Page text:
Sen Mike Parry and Day Care Unionization Update
KSTP Story: http://kstp.com/news/stories/S2371151.shtml?cat=1
Dayton Commentary in Star Tribune: http://www.startribune.com/opinion/otherviews/133714878.html
FOX 9 follow up with Sen Koch: http://www.myfoxtwincities.com/dpp/sports/Dayton%3A-Get-Serious-on-Vikes-Stadium-nov-13-2011
Sen Hann & Federal Grant Money
Interview w/Sen Hann: http://www.senate.leg.state.mn.us/media/index.php?ls=&sid=559
Informational hearing on federal grant money
WHO: Committee Chair, Senator David Hann, Members of Senate HHS Committee
WHAT: Senate HHS Committee Informational Hearing on Federal Grant Money
WHEN: 9:00 AM, Tuesday, November 15, 2011
WHERE: Room 15; State Capitol
Can a state make an insurance exchange work? While Utah is sometimes held up as an example of a market-friendly exchange, it’s not clear that it works.
That’s the contention of John Graham, who says that “an utterly trivial proportion of the exchange’s target market” have benefited. To be fair, new services sometimes take a long time to gain in popularity. But the record isn’t encouraging so far.
The problem with any state exchange–forced on it by the feds or created internally–is that it must be approved by federal officials.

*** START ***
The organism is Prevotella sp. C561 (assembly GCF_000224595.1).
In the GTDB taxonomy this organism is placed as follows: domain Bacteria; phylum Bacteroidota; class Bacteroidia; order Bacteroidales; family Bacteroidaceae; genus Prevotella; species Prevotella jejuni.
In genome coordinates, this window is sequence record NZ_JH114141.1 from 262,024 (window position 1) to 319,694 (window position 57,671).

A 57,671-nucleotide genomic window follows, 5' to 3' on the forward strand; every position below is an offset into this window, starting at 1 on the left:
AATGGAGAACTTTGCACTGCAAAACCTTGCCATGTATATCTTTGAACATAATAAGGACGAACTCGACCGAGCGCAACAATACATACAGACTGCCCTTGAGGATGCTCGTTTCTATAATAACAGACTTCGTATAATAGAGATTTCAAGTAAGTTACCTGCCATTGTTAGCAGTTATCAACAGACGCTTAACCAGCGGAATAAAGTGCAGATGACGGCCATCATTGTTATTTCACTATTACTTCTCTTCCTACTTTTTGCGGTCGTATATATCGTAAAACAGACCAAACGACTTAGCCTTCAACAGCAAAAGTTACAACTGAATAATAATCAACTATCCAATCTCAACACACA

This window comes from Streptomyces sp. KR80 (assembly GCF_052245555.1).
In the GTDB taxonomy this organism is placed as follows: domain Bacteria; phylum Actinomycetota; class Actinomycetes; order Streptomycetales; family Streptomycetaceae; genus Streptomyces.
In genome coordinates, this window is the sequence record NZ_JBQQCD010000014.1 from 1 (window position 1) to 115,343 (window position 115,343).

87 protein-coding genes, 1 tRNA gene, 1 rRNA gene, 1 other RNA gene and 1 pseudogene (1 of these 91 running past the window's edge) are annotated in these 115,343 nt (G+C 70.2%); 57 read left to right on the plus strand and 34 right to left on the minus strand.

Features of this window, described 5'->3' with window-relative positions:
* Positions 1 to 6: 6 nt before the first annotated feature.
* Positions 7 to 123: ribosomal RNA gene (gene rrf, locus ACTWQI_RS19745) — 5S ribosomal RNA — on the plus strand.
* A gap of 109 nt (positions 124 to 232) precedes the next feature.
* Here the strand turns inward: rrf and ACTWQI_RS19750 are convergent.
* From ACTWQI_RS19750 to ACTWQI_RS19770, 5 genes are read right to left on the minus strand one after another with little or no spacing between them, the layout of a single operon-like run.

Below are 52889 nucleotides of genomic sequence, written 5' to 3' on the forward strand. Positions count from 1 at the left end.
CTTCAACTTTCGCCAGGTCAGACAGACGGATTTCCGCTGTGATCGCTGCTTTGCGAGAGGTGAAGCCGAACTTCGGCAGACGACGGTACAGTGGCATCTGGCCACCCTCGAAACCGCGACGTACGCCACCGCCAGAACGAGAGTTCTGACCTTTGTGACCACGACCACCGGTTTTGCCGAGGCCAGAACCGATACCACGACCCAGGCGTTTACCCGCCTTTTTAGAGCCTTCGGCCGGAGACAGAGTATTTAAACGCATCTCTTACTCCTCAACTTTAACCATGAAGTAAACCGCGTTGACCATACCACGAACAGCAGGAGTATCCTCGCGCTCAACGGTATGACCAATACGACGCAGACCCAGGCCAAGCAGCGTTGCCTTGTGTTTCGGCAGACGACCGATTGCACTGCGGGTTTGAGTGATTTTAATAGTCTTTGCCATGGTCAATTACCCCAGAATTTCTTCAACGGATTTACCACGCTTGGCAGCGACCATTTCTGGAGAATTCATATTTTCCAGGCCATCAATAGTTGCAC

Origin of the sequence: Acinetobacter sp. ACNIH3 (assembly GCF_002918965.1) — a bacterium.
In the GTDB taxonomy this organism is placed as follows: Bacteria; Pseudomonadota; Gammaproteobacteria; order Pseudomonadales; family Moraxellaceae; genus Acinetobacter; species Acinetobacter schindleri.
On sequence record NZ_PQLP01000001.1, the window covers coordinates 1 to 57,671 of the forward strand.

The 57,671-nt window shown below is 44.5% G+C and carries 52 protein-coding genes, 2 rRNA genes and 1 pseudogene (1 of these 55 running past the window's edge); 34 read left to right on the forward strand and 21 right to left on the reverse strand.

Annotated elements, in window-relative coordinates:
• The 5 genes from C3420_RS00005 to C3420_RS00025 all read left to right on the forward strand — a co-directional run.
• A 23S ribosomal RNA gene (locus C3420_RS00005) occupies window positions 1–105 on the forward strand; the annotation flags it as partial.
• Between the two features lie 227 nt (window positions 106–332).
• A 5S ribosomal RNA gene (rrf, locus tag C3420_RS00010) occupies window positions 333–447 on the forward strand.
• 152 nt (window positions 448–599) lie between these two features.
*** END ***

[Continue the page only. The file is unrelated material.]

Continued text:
Maybe, after the 2012 elections, more market- and consumer-friendly people will occupy federal offices. Or perhaps–after the Supreme Court ends its term next June–the Affordable Care Act (ObamaCare) will be history. Even then, however, there will be significant features of the healthcare policy landscape that will blunt the good that an exchange might due.
With Governor Dayton’s move to prod the development of an insurance exchange in Minnesota, it’s worth noting that a leading conservative proponent of exchanges has flipped.
Edmund Haislmaier, of The Heritage Foundation, was an early proponent in conservative circles of the idea of insurance “exchanges.” But in light of recent developments at the U.S. Department of Health and Human Services–the overseer of “ObamaCare”–Haislmaier advocates extreme caution, to the point of rejecting federal grants meant to help states design an exchange that complies with ObamaCare.
“The combined effect of these regulations and grant requirements are that a state would have to agree to surrender any last vestiges of meaningful control over how Obamacare is implemented. Thus, a state would now have no more real control over an exchange it set up than over one HHS established.”
Haislmaier had said that states should pursue exchanges as a way to gain some control for themselves in the age of ObamaCare. Now, he tells them to reject federal money, but offers that perhaps they may pursue an exchange without federal money. The hope is that doing so well do some good, and avoid federal strings.
But Michael F. Cannon, of the Cato Institute, argues that even that approach won’t work. He concludes, “Creating any type of Exchange merely lends manpower to ObamaCare’s federal takeover of health care. States should refuse.”